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What was it? Marshall 50 w bass head, late 1960s

Discussion in 'Amps and Cabs [BG]' started by AdamF, Jul 13, 2005.

  1. When I first started playing bass in the late 1960s I had a Hofner semi-acoustic, a VOX AC30 and a Marshall 50 w head - which I think was a bass amp. Of course, I sold it. Would anybody out there care to point me to where i can found out, or even better what that Marshall actually was?
  2. DaveMcLain


    Jun 19, 2005
    Cuba MO
    Marshall "bass" amps from that era are almost identical to the guitar or PA versions. They can easily be converted from one spec to the other in fact, the US distributor did this very often if it was short of one type of the other, I've got two old Marshalls and both of them were converted from bass to lead sometime in their life.

    So, if you find an old 4 input style 50 watt top you can make the bass amp by changing the slope resistor on the tone controls and the value of two coupling caps in the output section, very easy.

    My recomendation would be to try playing bass through the guitar version, you might like that sound better, but to be honest there is very little difference...
  3. I also had one. My Bassman didn't seem to have enough power, so I sold it in favour of a Marshall. The Marshall was great if you wanted the thumpy and distorted Jack Bruce sound that was so popular back then, but it was not capable of producing anything sounding even remotely like a Bassman (despite being loosely based on the Fender design).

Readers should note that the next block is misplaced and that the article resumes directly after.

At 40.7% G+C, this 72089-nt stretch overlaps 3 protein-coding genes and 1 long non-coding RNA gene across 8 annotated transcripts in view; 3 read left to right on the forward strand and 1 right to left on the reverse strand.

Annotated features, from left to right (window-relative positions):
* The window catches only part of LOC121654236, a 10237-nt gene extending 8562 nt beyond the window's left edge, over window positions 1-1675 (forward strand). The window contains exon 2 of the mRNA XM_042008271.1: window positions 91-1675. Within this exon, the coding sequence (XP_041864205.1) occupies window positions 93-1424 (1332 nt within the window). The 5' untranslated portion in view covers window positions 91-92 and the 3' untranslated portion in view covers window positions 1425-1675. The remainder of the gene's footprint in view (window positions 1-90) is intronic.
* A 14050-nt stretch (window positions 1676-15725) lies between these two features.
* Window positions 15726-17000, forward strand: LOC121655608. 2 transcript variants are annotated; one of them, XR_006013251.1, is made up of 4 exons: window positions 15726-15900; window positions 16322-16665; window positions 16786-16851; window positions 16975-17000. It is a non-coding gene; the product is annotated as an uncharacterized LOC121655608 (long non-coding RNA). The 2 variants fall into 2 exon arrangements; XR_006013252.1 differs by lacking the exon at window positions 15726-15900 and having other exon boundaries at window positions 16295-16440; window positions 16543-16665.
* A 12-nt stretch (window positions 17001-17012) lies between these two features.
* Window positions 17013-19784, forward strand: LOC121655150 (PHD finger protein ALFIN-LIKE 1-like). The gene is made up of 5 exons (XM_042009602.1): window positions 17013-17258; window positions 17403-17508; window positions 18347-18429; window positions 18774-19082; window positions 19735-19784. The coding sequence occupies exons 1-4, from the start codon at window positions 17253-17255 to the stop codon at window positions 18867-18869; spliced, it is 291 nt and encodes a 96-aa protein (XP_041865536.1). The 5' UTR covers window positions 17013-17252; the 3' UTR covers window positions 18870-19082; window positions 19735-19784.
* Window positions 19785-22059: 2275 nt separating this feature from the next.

The model number was simply JMP50. I later discovered that I had a JMP100 despite what was written on the amp itself. The earliest JMP100 models had JMP50 panels on them. The way to determine the difference was to count the power tubes: 2 (JMP50) versus 4 (JMP100). Today this amp is referred to as "plexi", due to the plexiglass panels. It has always been my understanding that the bass and lead models were essentially the same... (see Dave's post above).
  4. The 0x

    The 0x

    Aug 24, 2003
    Timonium, MD
    I really want a JTM45-100 or similar.....
  5. It's funny that it never occurred to me at the time. The Marshall seemed so very "english" with the controls seemingly all backwards, at least if you were used to a Bassman. You felt like you should be driving on the other side of the road.

    Really it was (essentially) the same layout turned upside down... panel at the bottom with the tubes and transformers pointing up, but a reasonable facsimile of the Bassman in many regards.
  6. Arthur U. Poon

    Arthur U. Poon

    Jan 30, 2004
    SLC, Utah -USA-
    Endorsing Artist: Mike Lull Custom Basses
    Cool thread. I've been trying to find information on which model(s) of Marshall heads Bruce, Entwistle, Redding, etc. used back in the day.

    If anyone knows of a site where I can find more info, I'd appreciate it. Same for info on the HiWatt heads that John Wetton used while he was a member of King Crimson.